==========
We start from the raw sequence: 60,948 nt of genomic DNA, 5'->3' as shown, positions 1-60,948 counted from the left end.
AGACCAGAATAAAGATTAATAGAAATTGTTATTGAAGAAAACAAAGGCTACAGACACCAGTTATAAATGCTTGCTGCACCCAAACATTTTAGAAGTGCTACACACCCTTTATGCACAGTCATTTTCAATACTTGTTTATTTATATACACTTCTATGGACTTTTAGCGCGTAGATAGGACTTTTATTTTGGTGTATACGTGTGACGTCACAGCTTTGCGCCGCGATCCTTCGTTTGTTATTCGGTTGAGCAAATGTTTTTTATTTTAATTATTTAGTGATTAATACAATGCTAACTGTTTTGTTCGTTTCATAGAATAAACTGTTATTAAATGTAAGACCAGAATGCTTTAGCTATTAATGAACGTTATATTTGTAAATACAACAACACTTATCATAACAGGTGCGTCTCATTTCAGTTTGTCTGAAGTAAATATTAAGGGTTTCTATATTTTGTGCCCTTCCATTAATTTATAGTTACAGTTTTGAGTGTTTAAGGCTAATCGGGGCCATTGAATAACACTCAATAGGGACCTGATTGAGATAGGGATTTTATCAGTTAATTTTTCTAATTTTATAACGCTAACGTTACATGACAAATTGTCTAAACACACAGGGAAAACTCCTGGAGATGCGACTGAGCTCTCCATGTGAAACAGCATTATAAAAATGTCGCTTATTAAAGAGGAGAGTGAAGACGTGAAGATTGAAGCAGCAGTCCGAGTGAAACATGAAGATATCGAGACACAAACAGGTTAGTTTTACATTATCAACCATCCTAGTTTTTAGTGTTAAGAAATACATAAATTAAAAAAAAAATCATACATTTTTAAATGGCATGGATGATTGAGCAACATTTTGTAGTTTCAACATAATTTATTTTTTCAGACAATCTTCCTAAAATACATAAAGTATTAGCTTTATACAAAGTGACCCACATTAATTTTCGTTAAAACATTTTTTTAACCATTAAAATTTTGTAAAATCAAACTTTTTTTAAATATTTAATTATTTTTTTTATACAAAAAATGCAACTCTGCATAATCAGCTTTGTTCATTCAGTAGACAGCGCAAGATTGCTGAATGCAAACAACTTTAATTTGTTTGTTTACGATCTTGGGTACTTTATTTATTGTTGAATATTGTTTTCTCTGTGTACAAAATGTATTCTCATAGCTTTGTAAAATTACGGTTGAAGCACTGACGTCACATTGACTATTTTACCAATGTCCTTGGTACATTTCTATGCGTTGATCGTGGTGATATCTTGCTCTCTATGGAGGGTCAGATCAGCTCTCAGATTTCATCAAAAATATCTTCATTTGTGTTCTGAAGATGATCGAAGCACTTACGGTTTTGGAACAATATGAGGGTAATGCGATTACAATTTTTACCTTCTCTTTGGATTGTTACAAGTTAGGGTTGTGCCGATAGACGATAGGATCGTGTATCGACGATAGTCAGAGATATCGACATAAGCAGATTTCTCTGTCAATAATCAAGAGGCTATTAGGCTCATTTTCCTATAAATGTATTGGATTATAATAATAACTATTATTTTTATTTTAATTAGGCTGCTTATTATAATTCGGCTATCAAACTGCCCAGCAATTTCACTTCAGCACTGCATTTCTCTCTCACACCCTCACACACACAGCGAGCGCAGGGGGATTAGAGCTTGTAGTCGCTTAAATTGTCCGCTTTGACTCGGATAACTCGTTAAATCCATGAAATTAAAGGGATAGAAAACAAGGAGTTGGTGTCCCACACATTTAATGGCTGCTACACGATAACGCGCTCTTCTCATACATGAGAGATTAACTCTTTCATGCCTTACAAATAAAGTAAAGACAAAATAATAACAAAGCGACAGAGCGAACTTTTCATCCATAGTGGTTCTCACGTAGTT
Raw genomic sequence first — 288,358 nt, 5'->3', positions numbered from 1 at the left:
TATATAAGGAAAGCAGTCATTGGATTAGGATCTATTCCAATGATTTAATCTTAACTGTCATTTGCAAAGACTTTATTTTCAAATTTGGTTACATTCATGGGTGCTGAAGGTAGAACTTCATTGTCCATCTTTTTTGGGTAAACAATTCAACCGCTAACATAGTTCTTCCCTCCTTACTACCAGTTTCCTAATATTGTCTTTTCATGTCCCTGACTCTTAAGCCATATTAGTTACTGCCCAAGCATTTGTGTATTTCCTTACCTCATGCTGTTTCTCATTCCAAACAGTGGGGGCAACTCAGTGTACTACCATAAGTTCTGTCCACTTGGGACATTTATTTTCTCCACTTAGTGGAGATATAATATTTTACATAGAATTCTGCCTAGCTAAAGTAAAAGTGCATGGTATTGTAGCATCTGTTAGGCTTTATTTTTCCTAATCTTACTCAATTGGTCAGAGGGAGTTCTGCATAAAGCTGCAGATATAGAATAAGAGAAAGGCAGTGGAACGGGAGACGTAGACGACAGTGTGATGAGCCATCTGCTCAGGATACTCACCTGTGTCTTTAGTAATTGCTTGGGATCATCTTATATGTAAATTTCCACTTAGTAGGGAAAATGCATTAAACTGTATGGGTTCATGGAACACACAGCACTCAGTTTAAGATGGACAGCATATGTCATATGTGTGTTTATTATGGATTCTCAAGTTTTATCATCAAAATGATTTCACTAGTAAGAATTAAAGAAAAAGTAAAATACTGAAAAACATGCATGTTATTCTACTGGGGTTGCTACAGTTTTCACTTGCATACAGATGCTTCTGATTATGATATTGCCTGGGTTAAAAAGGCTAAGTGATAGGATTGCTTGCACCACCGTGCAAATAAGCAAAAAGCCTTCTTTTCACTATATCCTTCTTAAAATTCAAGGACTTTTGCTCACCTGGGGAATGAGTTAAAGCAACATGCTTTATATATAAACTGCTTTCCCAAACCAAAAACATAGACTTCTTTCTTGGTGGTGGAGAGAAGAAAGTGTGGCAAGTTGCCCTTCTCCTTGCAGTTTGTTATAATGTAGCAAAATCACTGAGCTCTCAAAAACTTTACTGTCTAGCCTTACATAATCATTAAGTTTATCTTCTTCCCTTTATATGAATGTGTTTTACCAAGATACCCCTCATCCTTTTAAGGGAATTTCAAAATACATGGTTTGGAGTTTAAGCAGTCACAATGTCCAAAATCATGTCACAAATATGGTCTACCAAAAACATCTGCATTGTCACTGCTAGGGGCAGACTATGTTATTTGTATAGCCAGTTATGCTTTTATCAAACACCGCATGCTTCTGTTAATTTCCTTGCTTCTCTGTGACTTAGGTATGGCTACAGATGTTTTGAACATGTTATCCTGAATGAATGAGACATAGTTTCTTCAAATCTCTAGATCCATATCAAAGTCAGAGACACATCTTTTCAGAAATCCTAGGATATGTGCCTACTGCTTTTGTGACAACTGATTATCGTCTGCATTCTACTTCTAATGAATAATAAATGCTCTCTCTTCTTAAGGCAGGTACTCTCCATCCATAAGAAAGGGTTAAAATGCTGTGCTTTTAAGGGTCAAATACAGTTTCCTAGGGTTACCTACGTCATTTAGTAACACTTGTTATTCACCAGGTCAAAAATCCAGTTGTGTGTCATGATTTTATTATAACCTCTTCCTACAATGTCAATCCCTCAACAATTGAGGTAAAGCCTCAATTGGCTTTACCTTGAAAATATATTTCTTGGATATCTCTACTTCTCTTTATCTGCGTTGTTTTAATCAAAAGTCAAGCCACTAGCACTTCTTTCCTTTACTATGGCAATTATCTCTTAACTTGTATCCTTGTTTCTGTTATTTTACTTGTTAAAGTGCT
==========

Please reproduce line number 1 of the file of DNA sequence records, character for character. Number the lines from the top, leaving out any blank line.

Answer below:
We start from the raw sequence: 60,948 nt of genomic DNA, 5'->3' as shown, positions 1-60,948 counted from the left end.